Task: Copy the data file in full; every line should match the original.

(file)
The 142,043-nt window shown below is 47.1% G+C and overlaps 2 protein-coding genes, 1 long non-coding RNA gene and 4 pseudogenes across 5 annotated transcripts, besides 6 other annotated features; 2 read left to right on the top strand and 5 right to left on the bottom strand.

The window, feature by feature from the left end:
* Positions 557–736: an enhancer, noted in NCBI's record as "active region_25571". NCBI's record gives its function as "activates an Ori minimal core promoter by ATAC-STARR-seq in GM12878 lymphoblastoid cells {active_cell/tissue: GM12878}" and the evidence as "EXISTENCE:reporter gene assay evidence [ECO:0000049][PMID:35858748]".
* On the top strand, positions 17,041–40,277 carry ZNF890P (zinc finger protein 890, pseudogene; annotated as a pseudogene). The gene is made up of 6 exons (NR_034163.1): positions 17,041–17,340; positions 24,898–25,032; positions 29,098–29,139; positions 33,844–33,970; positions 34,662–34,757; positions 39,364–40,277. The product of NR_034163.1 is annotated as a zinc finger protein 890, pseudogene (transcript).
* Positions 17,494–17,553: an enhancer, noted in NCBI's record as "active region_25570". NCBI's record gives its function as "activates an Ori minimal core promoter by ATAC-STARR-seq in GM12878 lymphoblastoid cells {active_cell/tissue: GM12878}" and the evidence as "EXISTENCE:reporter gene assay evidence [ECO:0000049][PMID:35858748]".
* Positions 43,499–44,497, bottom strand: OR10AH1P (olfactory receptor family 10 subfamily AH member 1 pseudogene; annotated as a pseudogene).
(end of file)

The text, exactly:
The 142,043-nt window shown below is 47.1% G+C and overlaps 2 protein-coding genes, 1 long non-coding RNA gene and 4 pseudogenes across 5 annotated transcripts, besides 6 other annotated features; 2 read left to right on the top strand and 5 right to left on the bottom strand.

The window, feature by feature from the left end:
* Positions 557–736: an enhancer, noted in NCBI's record as "active region_25571". NCBI's record gives its function as "activates an Ori minimal core promoter by ATAC-STARR-seq in GM12878 lymphoblastoid cells {active_cell/tissue: GM12878}" and the evidence as "EXISTENCE:reporter gene assay evidence [ECO:0000049][PMID:35858748]".
* On the top strand, positions 17,041–40,277 carry ZNF890P (zinc finger protein 890, pseudogene; annotated as a pseudogene). The gene is made up of 6 exons (NR_034163.1): positions 17,041–17,340; positions 24,898–25,032; positions 29,098–29,139; positions 33,844–33,970; positions 34,662–34,757; positions 39,364–40,277. The product of NR_034163.1 is annotated as a zinc finger protein 890, pseudogene (transcript).
* Positions 17,494–17,553: an enhancer, noted in NCBI's record as "active region_25570". NCBI's record gives its function as "activates an Ori minimal core promoter by ATAC-STARR-seq in GM12878 lymphoblastoid cells {active_cell/tissue: GM12878}" and the evidence as "EXISTENCE:reporter gene assay evidence [ECO:0000049][PMID:35858748]".
* Positions 43,499–44,497, bottom strand: OR10AH1P (olfactory receptor family 10 subfamily AH member 1 pseudogene; annotated as a pseudogene).